Give a Warm Welcome to Wild Bees (Super-pollinators Part 2)

 A bee house for native bees mimics natural nesting habitat: the hollow stems of woody plants (top) and small holes in dead, standing trees (bottom).

A bee house for native bees mimics natural nesting habitat: the hollow stems of woody plants (top) and small holes in dead, standing trees (bottom).

Your garden or backyard can serve as a sanctuary for native bees - if you build it, they will come.

In my last blog post (Super-pollinators Part 1), I wrote about the diversity of wild, native bees that have co-evolved with our plant communities for millennia. If you read Part 1, you know why it's so important to conserve this highly diverse group of super-pollinators. This follow-up post is intended to provide you with a few concrete actions you can take to provide these beneficial insects with safe places to nest and reproduce.

It's the ideal time to make a conservation commitment to the bees in your backyard as we wrap up National Pollinator Week this Sunday, June 24th!

While the focus of pollinator conservation is often centered around planting flowers, providing nesting habitat is a critically important, but often overlooked step.

If you keep reading, I can almost guarantee you'll be charmed and surprised by the details of native bee nesting ecology, and want to know more about how you can help provide mother bees with a warm welcome in your own backyard, and beyond.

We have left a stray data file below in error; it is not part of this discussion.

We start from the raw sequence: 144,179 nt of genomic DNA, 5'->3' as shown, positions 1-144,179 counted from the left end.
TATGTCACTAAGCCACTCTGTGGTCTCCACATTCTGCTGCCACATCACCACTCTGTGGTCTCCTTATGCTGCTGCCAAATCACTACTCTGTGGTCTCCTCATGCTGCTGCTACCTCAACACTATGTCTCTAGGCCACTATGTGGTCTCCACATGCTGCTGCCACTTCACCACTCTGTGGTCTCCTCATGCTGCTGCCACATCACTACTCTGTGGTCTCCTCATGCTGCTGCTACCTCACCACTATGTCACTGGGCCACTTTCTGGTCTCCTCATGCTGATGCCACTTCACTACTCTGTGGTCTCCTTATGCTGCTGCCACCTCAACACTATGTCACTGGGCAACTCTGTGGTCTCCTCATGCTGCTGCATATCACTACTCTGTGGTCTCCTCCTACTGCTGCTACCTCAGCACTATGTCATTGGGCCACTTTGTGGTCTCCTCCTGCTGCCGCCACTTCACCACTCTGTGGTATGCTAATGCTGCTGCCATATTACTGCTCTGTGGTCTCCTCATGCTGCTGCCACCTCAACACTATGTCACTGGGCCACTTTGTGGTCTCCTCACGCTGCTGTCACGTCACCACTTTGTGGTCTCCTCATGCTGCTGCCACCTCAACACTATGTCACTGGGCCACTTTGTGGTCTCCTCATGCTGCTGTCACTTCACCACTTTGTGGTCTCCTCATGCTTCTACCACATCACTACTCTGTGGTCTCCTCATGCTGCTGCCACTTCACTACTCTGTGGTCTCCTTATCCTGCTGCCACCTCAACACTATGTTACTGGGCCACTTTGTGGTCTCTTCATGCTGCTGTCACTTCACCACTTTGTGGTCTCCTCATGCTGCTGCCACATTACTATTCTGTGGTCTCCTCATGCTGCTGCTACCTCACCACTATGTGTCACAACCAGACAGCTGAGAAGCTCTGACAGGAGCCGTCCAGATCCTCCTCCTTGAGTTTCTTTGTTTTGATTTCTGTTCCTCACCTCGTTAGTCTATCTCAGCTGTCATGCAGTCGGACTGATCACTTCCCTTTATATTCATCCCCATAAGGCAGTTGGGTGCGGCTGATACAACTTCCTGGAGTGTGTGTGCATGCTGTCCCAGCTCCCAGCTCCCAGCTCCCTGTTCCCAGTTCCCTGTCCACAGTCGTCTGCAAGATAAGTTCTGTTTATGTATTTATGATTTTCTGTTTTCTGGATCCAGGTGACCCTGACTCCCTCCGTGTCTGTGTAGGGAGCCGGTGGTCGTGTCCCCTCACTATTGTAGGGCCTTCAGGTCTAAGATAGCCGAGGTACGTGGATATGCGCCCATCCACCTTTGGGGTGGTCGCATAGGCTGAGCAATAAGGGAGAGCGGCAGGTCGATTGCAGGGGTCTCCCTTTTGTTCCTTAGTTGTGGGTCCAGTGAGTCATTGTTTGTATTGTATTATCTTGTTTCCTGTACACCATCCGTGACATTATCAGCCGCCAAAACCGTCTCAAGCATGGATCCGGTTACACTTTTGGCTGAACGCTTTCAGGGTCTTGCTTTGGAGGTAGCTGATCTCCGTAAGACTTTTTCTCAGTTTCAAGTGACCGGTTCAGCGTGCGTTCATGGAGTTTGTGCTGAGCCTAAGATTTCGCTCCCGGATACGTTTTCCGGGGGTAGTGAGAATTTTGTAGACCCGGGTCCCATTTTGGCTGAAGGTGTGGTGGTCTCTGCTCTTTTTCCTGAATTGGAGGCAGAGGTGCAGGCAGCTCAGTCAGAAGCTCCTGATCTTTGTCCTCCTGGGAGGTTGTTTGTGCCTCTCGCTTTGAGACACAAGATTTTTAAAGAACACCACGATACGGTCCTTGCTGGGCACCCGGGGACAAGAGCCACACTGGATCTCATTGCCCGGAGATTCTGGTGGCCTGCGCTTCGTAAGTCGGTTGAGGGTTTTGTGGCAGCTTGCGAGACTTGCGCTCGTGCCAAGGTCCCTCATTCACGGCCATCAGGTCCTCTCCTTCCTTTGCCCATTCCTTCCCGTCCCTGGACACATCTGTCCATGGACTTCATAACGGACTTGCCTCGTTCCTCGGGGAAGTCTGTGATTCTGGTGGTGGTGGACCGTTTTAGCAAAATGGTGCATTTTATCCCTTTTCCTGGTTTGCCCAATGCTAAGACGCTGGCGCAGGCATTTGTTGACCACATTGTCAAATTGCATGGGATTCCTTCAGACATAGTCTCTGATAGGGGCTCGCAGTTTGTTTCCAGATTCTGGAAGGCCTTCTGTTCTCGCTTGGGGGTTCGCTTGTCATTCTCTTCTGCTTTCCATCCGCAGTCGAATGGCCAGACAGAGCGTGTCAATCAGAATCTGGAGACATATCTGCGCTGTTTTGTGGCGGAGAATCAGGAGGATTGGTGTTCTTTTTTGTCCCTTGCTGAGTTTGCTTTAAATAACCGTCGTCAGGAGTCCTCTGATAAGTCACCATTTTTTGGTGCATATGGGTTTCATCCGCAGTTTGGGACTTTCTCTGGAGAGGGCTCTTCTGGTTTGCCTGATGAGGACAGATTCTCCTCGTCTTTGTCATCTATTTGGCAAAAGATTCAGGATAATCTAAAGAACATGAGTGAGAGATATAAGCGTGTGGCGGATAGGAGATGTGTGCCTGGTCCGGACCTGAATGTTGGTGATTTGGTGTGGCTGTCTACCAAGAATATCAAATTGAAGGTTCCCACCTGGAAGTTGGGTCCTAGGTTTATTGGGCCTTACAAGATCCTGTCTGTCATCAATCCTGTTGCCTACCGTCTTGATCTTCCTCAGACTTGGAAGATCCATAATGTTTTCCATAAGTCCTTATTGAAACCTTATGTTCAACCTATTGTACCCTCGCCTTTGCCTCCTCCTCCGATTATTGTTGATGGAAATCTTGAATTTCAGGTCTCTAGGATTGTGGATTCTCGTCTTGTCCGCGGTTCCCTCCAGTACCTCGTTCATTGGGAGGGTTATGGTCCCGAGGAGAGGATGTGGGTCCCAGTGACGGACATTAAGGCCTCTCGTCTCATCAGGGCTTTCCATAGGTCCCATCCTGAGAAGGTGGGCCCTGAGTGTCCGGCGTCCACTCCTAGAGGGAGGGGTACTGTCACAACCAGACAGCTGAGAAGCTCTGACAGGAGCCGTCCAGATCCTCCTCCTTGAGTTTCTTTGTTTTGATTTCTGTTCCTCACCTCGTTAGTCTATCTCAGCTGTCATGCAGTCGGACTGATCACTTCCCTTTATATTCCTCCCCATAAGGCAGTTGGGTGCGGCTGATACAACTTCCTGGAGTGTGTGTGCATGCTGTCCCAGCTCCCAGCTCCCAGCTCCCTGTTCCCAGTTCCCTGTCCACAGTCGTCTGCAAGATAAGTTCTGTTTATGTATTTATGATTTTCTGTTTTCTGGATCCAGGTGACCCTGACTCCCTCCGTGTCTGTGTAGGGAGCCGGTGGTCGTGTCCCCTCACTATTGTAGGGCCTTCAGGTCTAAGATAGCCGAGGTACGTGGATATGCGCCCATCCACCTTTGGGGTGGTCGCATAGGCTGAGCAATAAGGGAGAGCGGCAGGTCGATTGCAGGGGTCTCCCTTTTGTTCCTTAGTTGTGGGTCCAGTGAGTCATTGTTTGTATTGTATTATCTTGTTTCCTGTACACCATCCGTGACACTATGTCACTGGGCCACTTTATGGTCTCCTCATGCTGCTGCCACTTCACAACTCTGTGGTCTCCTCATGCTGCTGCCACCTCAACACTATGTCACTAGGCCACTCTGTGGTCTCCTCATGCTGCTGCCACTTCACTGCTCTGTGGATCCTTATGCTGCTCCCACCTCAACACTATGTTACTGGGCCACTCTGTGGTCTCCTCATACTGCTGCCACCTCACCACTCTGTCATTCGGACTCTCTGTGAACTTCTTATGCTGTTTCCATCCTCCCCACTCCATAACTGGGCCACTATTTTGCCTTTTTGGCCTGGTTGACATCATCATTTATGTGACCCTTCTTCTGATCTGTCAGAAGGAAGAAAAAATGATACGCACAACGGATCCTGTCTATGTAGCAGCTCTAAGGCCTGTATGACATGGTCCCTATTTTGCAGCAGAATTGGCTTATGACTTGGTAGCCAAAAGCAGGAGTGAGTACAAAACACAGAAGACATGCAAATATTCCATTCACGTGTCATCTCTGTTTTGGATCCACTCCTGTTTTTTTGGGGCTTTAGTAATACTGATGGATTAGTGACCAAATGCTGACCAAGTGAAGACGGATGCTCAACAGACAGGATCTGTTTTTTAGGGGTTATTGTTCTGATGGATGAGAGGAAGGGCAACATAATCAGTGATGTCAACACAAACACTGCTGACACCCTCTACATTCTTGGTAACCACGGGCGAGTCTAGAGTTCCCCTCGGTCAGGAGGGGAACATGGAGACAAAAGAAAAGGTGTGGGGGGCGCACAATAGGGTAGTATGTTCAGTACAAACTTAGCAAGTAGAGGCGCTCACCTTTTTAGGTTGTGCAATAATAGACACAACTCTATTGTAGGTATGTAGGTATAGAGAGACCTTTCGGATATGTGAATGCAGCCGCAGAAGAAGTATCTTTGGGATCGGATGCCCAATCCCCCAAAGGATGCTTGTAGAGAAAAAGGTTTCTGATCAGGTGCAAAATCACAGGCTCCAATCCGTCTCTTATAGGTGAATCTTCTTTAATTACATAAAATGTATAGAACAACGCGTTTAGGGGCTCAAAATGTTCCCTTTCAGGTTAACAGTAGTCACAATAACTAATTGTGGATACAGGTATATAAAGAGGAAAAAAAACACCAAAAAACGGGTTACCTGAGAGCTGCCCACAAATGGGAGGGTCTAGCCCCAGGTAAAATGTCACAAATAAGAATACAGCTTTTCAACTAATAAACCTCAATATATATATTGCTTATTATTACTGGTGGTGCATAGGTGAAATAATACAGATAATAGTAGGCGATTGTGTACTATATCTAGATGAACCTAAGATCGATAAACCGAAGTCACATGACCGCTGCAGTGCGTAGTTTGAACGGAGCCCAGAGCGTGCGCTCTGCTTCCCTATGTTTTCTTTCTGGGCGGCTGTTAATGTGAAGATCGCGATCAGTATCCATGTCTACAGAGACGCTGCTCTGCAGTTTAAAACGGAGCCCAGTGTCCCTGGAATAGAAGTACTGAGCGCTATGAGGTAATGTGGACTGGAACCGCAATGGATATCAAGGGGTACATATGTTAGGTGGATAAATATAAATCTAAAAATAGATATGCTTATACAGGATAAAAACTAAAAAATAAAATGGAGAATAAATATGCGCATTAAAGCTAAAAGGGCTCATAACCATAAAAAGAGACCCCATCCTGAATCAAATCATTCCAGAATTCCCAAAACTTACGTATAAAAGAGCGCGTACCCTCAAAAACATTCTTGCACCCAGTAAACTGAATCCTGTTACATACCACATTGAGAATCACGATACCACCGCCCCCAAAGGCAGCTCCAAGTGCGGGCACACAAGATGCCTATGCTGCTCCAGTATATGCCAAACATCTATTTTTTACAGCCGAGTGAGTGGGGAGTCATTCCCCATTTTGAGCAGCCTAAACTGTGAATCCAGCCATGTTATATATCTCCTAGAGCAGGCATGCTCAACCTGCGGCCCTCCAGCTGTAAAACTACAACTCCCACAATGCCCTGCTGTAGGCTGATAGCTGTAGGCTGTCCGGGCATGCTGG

What is "Bee Bread" or a "Pollen Loaf"?

Imagine you are a small, native bee. Perhaps you are one of those gorgeous metallic green sweat bees. Your energy is precious, your life is short, and you need to find a nest site that is safe, dry, and sheltered. Luckily, you find a bare patch of soil that is well-drained and sunny. You burrow a small tunnel into the ground, and begin laying a series of eggs. You lay one egg at a time, at the end of individual side tunnels that branch off of the main stem. With each solitary egg you leave a sweet little package of food behind for the offspring you'll never live to see. To make this package, you have mixed high-protein pollen with nectar from your nectar stomach to form a "pollen loaf", also known as "bee bread".  When each egg hatches, the larva will have the nourishment needed to spin a cocoon, become a pupa, and then, ultimately an adult.